A much simpler income tax with a single tax rate would be adequate to create a thriving economy, but it still requires payments to the government by each individual worker. These payments would likely be collected by their employers similar to how taxes are withheld today. A bigger problem with the personal income tax is the fact that it is taken out of a person's income before they have made any purchases or investments. A better way to collect taxes is as a sales tax which is directly linked to economic activity, and which is a much more efficient way to collect the tax.

Corporate Income Tax

Corporations are taxed based on their profits, not on products sold, so there is not a direct link between economic activity and taxes raised from businesses. Far from simple, much of the thousands of pages of the tax code deal with corporate taxes, and businesses waste a lot of time and money making decisions based on how their taxes will be impacted, rather than on the desirability of the decision.

Payroll Taxes

Payroll Taxes are collected from employers and employees to fund the Social Security & Medicare programs. They are similar to a flat income tax, though there is a cap to the Social Security tax. With the cap lifted, the Payroll Taxes could be used to create a thriving economy by setting the tax rate according to the CAM multiplier of the Tax Flow Diagram. However, the efficiency of collecting the Payroll Taxes is no match for the simplicity and ease of collecting a Sales Tax.

Tax on Capital Gains and Interest

Taxes on Capital Gains and Interest are relics of the erroneous thinking that taxes are meant to raise revenue for the federal government. Up to a third or more of profits from the sale of assets which have appreciated in value, or interest earned in a bank account, for example, is relinquished to the government. These taxes are devastating to investors who are trying to build an investment portfolio to fund their lifestyle and retirement.

For example, if you were to purchase a stock for $100 per share and the value increased over some time period to $200 per share, you would have to pay tax on the $100 gain. If the Capital Gains Tax rate was 35%, you would only receive $165 for your shares, much less than the value of the commodities. Or if you are unfortunately selling an asset which has gone down in value, the government doesn't offer a rebate on the loss.

Record keeping is onerous as well for the Capital Gains Tax since the tax is applied to the gains made over and above the purchase price. If you continually invest in stocks over many years, a list of the purchase price of each individual share must be kept in order to properly calculate the gains associated with the sale.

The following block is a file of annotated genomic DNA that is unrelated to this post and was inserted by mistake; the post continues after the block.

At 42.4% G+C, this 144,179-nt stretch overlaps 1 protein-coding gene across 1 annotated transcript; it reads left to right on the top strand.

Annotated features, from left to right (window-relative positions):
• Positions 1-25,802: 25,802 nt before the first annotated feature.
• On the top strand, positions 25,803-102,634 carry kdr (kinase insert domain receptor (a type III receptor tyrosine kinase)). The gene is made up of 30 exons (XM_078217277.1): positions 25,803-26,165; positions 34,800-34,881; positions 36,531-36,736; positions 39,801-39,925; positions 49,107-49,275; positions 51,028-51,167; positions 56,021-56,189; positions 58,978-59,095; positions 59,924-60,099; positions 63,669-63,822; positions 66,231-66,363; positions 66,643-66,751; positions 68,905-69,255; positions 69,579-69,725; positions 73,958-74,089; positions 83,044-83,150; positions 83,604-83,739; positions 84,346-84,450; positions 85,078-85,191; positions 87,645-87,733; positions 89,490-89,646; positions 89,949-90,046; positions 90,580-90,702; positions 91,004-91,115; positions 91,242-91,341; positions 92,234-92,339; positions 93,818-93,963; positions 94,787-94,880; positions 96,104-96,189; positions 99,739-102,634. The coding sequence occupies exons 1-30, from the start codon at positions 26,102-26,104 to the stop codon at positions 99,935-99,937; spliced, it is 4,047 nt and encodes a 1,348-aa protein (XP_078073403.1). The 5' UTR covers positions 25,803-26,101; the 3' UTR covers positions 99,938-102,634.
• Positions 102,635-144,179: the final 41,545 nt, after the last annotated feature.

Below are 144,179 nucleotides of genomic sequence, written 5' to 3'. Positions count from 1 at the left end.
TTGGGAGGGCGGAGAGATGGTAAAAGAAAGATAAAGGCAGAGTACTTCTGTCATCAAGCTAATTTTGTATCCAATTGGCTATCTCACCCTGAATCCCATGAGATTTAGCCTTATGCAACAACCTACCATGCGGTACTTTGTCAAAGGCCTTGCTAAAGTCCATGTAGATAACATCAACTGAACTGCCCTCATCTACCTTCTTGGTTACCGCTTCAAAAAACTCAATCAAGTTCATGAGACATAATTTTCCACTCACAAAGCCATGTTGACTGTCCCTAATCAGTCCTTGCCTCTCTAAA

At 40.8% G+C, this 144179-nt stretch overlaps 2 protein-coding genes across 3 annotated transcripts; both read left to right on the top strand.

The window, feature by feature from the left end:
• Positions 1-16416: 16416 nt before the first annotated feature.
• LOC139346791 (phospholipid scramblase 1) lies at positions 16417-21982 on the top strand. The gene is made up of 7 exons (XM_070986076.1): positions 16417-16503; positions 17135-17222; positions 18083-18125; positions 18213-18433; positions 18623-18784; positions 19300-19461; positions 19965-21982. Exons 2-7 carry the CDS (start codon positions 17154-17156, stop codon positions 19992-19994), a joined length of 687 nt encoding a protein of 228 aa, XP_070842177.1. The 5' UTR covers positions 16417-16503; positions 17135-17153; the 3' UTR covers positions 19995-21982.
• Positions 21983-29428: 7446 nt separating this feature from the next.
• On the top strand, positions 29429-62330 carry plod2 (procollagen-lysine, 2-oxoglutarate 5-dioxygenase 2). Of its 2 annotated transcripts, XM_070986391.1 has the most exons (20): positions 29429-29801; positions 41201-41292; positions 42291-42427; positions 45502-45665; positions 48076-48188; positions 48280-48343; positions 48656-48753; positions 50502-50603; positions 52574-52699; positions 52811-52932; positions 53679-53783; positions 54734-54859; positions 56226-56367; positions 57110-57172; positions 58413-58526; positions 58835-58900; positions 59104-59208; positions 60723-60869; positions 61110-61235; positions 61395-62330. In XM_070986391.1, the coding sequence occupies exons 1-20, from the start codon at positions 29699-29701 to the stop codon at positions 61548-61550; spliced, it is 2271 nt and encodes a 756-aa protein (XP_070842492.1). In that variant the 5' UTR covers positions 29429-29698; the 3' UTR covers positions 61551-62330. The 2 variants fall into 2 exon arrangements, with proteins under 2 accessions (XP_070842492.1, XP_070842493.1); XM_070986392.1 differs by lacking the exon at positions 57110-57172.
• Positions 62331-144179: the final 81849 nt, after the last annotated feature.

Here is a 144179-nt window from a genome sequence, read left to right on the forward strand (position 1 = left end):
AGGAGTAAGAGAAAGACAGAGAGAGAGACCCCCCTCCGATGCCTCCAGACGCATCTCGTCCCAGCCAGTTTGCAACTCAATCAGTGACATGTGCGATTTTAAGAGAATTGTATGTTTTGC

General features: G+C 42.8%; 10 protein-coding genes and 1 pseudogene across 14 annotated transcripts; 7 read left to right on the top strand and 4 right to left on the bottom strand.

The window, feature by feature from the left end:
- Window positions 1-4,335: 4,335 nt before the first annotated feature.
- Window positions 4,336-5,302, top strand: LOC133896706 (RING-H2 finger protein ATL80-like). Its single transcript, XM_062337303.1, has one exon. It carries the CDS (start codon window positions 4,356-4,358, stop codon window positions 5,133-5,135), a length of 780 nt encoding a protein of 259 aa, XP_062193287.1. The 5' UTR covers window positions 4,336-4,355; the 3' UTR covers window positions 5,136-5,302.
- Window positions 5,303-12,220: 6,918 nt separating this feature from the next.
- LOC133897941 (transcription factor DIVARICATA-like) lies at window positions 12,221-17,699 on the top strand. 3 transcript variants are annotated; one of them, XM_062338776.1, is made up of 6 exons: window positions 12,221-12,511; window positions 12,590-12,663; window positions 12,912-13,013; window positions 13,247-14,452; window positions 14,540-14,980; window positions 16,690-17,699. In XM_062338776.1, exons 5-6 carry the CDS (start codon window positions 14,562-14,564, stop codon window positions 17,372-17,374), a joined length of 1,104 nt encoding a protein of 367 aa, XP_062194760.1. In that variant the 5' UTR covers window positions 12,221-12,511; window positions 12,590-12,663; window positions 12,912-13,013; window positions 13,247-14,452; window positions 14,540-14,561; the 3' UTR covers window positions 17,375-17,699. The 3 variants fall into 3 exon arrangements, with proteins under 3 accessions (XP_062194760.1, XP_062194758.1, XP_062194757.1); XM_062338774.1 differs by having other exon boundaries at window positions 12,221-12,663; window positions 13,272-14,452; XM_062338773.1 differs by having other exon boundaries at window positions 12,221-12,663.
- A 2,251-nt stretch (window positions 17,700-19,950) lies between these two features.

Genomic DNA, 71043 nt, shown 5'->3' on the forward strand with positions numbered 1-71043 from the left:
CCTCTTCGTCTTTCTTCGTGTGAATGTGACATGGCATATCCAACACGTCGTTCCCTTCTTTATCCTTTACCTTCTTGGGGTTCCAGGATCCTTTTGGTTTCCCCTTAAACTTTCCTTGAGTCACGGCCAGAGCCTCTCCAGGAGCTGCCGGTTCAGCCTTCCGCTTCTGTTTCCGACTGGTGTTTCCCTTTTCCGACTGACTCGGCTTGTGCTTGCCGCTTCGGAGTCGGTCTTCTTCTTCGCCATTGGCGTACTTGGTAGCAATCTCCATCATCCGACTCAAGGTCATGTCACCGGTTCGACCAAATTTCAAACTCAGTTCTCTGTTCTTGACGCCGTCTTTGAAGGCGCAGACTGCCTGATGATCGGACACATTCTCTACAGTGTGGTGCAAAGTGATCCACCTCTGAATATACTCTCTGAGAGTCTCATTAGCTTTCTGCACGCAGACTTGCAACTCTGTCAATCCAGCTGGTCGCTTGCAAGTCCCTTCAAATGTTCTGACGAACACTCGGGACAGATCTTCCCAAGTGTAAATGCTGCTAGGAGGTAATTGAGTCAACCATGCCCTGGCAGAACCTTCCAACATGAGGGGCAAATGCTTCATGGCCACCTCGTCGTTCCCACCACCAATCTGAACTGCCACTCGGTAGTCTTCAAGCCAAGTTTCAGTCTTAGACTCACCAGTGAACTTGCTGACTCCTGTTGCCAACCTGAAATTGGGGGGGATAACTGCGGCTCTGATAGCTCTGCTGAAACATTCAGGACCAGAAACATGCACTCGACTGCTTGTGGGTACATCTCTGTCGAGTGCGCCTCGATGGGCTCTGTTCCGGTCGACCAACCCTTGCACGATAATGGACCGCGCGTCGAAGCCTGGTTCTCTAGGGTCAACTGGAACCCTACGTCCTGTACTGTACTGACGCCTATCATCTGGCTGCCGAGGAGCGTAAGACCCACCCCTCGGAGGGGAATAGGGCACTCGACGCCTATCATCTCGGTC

Tax on interest earned is even more insidious since it affects the performance of the investment. The "Rule of 72" is an approximation for how long it takes an interest−bearing investment to double in value at a given interest rate. For example, a loan which earns 6% annually will double in value in about 72 ÷ 6 = 12 years. However, when the federal government collects a third of the interest earned each year, you are actually only receiving a return of 4%, so by the Rule of 72, your investment takes 72 ÷ 4 = 18 years to double in value. Over many decades, this reduction in performance is a disaster.

Estate Tax (Death Tax)

At the end of your life, the federal government takes a hefty portion of your estate in an attempt to raise revenue. As has been said many times, the purpose of federal taxation is to create an economy of the appropriate size for the population, not to raise revenue for government operations, so taking assets from the estates of deceased persons is an antiquated concept. As much as 40% or more of a large estate can be demanded by the government, which is disastrous to the surviving heirs.

Since the estate will consist of appreciated assets, and maybe even a family business, there is not a pile of cash from which the 40% share can be gotten. To comply with the demand for 40% of the cash value of the estate, many of the estate's assets will need to be sold. In the case of a family business, it may not be possible to sell half of the business and still be a viable operation, destroying the legacy of the decedent. Also as mentioned, the Capital Gains Tax will apply to the sale of the appreciated assets, so more than 40% of the entire estate will need to be sold in order to net 40%.

Gift Tax